Group: Peyton Erb, Cassie Leatherman, Rebecca Copeland, Yvonne Stauffer
I think we are all equally exhausted tonight. We went on a white water rafting trip today in the Pico Bonito forest just outside of La Ceiba, Honduras. First our guide had all of us stand together and say a prayer before our trip. Then they gave us tips on how to stay afloat if we were to fall off the raft. For three of us, it was the first time rafting. The guide told us all to jump off this 10-foot high rock into these swirling rapids. This was supposed to get rid of our fear of water and learn how to float. We just decided that the guide knew what he was doing and to trust him. We all jumped off one at a time. After many different feats like this one we got on the raft and started down the river. All of this lasted about 3 hours. We then rode back to La Ceiba in a big, green, army looking truck.
“LAS BANANITAS” (Hannah Kraybill, Monika Burkholder, Jenny Blosser and Charity Strayer)
It’s called Free Travel, and travel free we did. In eight days, Jenny, Monika, Charity and I passed through three countries, wheeled and dealed in four different currencies, pushed, shoved and bartered our way into ten buses, seven taxies, four boats, two kayaks and rested our weary bodies in five different hotel beds.
From La Ceiba, Honduras, to the Rio Dulce in Guatemala and finally down to Managua, Nicaragua to reunite with out Cross Cultural “family,” whirlwind adventure may sound like a more accurate description. But, in the midst of sun baked bus rides, shady characters, a few seedy hotels, various creepy crawlies, miscommunication, misdirection and misunderstanding, each night as we gathered for our “debriefing,” although physically exhausted, we felt spiritually energized by the adventures of our day.
Whether it was white water rafting, zip lining, a spontaneous conversation with a stranger or fellow traveler, a peaceful kayak trip, a chance encounter with a previous acquaintance, simple yet delicious food, fishing without a rod or late night talks, we molded our week, moment by moment into a priceless life lesson. Starting with flexibility, good humor and a few grin-and-bear-it moments, the result is a week abundant in laughter, beauty of all varieties and a good dose of high quality adventure.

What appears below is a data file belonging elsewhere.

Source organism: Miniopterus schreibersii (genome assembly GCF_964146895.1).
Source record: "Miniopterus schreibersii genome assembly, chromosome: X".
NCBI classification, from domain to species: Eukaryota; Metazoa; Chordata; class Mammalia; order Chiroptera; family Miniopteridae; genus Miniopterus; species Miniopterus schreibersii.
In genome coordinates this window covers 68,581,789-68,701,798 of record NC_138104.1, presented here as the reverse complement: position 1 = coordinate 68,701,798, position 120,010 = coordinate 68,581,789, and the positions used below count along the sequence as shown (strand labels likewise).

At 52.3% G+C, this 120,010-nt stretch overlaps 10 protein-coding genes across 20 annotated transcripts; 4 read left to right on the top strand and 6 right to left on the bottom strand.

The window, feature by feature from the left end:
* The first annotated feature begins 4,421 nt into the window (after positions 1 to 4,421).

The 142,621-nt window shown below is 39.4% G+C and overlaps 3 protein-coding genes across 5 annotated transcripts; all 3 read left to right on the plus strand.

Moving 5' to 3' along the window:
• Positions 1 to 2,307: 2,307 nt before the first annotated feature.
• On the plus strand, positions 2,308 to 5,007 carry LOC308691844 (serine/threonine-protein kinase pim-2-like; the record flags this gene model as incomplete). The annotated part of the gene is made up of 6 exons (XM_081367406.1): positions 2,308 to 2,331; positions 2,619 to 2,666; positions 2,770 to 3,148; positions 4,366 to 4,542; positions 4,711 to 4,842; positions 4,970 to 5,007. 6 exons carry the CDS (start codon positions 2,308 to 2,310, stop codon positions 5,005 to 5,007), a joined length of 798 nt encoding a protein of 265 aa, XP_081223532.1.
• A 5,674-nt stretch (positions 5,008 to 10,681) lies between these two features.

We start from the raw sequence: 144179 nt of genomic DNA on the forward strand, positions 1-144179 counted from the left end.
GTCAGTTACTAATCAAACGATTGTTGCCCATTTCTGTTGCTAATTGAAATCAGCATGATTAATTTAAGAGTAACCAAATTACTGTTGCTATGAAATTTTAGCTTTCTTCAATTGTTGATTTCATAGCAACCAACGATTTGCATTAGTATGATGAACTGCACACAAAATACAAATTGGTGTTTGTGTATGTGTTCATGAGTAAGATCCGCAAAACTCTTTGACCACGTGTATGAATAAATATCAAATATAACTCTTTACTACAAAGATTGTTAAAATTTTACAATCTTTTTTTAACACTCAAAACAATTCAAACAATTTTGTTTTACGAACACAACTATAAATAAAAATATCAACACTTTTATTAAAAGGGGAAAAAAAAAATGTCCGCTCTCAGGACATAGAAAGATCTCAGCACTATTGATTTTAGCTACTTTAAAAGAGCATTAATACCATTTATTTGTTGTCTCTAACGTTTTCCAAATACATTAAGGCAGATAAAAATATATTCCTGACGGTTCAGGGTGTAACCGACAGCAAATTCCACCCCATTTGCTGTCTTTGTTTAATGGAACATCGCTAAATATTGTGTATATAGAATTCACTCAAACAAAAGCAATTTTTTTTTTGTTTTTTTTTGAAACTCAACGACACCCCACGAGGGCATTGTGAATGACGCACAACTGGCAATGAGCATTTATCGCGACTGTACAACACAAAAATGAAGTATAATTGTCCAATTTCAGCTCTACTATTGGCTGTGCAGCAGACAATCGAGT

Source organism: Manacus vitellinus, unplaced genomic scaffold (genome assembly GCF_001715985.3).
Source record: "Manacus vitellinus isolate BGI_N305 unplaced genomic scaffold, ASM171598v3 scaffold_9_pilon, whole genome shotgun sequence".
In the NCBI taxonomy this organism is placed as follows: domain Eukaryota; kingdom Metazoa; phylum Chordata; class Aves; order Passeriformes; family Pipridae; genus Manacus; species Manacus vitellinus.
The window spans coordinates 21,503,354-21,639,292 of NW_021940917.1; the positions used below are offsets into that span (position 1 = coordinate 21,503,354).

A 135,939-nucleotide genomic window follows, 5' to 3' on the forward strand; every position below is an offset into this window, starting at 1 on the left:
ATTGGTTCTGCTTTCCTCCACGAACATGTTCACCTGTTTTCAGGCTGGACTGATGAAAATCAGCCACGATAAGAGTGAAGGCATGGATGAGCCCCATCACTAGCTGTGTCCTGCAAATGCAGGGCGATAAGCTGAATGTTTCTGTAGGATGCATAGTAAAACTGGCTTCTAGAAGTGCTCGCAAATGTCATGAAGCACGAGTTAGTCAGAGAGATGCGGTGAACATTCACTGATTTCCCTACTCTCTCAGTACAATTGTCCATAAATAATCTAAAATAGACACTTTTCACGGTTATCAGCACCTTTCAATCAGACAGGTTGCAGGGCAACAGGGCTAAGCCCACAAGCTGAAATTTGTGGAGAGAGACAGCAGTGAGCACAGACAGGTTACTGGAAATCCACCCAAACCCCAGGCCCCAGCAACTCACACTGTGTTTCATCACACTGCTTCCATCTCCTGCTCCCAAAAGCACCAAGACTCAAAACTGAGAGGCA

The Unsniffible (Hitch) Hikers
Ingrid Johnson, Allison Glick, Elisa Troyer, and Christina Harman
Our group name comes from our stench after hours of hiking and riding over dusty bumpy roads in the back of a pickup truck. We ended our first day of free travel with a starlight hitch-hike ride on the way to a little town called Gracias, in the mountains of western Honduras. We spent three days and two long nights hiking and camping in Celaque National Park, home to a very lovely cloud forest. We actually hiked for a total of about 13 hours, five of which resulted from a wrong turn on the infamous Sendero El Gallo. Looking back, we are glad for our mistake, as it allowed us to see a wider variety of flora and fauna.
After a good night’s rest in Gracias after we got back from our hiking adventure, we continued in the back of a truck to a little town called La Esperanza where we caught a bus to Tegucigalpa. We spent one night there in a pretty shady part of town after discovering that the two hostels that we had considered were either full or closed. The next day, we continued to the Honduran-Nicaraguan border, where we lost about $40 each to bad exchange rates and crooked taxi drivers. We spent that night at a hostel in Leon, and explored the city the following day, contributing to the local economy through our licuado (milkshake/smoothie drink) consumption. We stayed there for one more night, and the next morning took a bus to Managua, the capital of Nicaragua where we met up with the rest of the group in the lovely Quinta Shalom Guesthouse.